While the Bible has been criticized as condoning slavery, numerous scholars of the Bible including Craig L. Blomberg,[77] Gary M. Burge et al.,[78] Paul Copan,[79] and Anthony C. Thiselton[80] have responded by criticising comparisons made between slavery as it is described in the Bible and the Atlantic slave trade noting that there have been large differences in the treatment of servants and slaves throughout history, in the willingness of people to offer services as slaves, in the circumstances of people prior to their service, and in the extent to which slavery practices were racialised or based on skin colour.[81][82] It is debatable[83][84][85] whether or not it should be considered wrong to condone slavery practices that meet the descriptions provided by Paul within letters that were written to people of Colossae and Ephesus, such as slavery practices which correspond with the teachings of Jesus of Nazareth where greatness and leadership are exemplified by having the very attitude a servant or slave.[83][84][85][86][87]

In modern times almost all Christians reject the permissibility of harsh, unfair and unjust forms of slavery which are neither capable of meeting nor surpassing the relationships between employers and their employees in modern times.[83][88]

See also


  1. Such as Hebrews 8:6 etc. See also  Herbermann, Charles, ed. (1913). "Epistle to the Hebrews". Catholic Encyclopedia. New York: Robert Appleton Company.: "The central thought of the entire Epistle is the doctrine of the Person of Christ and His Divine mediatorial office.... There He now exercises forever His priestly office of mediator as our Advocate with the Father (vii, 24 sq.)."
  3. 1 2 Childress & Macquarrie 1986, p. 88
  4. Long 2010, p. 13
  5. Long 2010, pp. 23–24
  6. 1 2 3 Childress & Macquarrie 1986, p. 59
  7. Long 2010, p. 31
  8. Childress & Macquarrie 1986, p. 434
  9. Childress & Macquarrie 1986, pp. 437
  10. Childress & Macquarrie 1986, pp. 435–436
  11. Westminster Dictionary of Christian Ethics: "There is no 'Christian ethics' that would deny the authority of the Bible, for apart from scripture the Christian church has no enduring identity". Childress & Macquarrie 1986, p. 60
  12. Westminster Dictionary of Christian Ethics: Christian churches have always considered it a part of their calling to teach, reprove, correct, and train in righteousness, and they have always considered the Bible 'profitable' for that task. With virtually one voice the churches have declared that the Bible is an authority for moral discernment and judgment. And Christian ethicists—at least those who consider their work part of the common life of the Christian community—have shared this affirmation.Childress & Macquarrie 1986, p. 57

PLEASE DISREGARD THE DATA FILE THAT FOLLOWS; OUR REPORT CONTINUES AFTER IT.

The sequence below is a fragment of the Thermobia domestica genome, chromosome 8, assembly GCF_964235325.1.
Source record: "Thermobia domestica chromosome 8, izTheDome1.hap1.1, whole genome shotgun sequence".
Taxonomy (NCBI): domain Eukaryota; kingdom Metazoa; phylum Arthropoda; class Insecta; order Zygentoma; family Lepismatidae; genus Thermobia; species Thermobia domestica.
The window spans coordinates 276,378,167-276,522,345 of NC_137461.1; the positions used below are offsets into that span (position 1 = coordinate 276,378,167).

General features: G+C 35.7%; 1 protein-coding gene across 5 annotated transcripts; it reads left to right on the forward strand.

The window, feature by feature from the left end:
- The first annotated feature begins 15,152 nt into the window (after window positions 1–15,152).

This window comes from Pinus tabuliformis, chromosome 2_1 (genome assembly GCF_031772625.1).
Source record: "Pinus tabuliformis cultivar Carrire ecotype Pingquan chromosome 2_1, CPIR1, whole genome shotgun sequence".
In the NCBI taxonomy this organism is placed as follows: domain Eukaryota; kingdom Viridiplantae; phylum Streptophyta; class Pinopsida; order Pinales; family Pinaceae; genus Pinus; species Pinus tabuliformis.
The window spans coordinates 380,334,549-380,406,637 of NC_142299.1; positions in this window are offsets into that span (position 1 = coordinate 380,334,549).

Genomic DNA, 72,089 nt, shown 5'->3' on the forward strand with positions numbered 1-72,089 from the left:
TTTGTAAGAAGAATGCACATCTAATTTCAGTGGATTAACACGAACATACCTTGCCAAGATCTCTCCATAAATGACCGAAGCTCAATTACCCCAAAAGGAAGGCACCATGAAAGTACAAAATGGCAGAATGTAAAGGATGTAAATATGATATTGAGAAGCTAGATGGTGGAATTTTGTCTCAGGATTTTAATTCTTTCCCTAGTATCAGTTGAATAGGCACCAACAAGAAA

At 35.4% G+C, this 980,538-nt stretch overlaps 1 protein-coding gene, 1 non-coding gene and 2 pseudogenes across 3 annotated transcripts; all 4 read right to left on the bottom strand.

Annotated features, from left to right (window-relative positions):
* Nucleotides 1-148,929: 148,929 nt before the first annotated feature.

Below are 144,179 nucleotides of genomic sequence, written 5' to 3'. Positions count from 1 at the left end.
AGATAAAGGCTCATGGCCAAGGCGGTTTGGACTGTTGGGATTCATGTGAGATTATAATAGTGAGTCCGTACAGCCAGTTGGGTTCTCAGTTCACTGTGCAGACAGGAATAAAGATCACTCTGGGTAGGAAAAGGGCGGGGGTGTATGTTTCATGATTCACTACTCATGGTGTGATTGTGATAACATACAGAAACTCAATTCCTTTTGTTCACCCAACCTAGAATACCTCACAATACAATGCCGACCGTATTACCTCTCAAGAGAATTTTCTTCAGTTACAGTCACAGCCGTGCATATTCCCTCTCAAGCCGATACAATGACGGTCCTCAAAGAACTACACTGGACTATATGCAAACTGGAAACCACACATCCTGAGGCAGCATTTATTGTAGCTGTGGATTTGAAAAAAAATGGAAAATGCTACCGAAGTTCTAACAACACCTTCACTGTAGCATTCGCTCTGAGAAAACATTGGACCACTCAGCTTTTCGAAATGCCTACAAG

13. Karl Josef von Hefele's commentary on canon II of Gangra notes: "We further see that, at the time of the Synod of Gangra, the rule of the Apostolic Synod with regard to blood and things strangled was still in force. With the Greeks, indeed, it continued always in force as their Euchologies still show. Balsamon also, the well-known commentator on the canons of the Middle Ages, in his commentary on the sixty-third Apostolic Canon, expressly blames the Latins because they had ceased to observe this command. What the Latin Church, however, thought on this subject about the year 400, is shown by St. Augustine in his work Contra Faustum, where he states that the Apostles had given this command in order to unite the heathens and Jews in the one ark of Noah; but that then, when the barrier between Jewish and heathen converts had fallen, this command concerning things strangled and blood had lost its meaning, and was only observed by few. But still, as late as the eighth century, Pope Gregory the Third (731) forbade the eating of blood or things strangled under threat of a penance of forty days. No one will pretend that the disciplinary enactments of any council, even though it be one of the undisputed Ecumenical Synods, can be of greater and more unchanging force than the decree of that first council, held by the Holy Apostles at Jerusalem, and the fact that its decree has been obsolete for centuries in the West is proof that even Ecumenical canons may be of only temporary utility and may be repealed by disuse, like other laws."
  14. Long 2010, pp. 27–28
  15. Thomas Aquinas. Summa Theologica, "Of Cheating, Which Is Committed in Buying and Selling." Translated by The Fathers of the English Dominican Province. pp. 3 Retrieved June 19, 2012
  16. Thomas Aquinas (1920), "First Part of the Second Part (Prima Secundæ Partis)", Summa Theologica, English Translation by the Fathers of the English Dominican Province (second and revised ed.), Kevin Knight at (2008)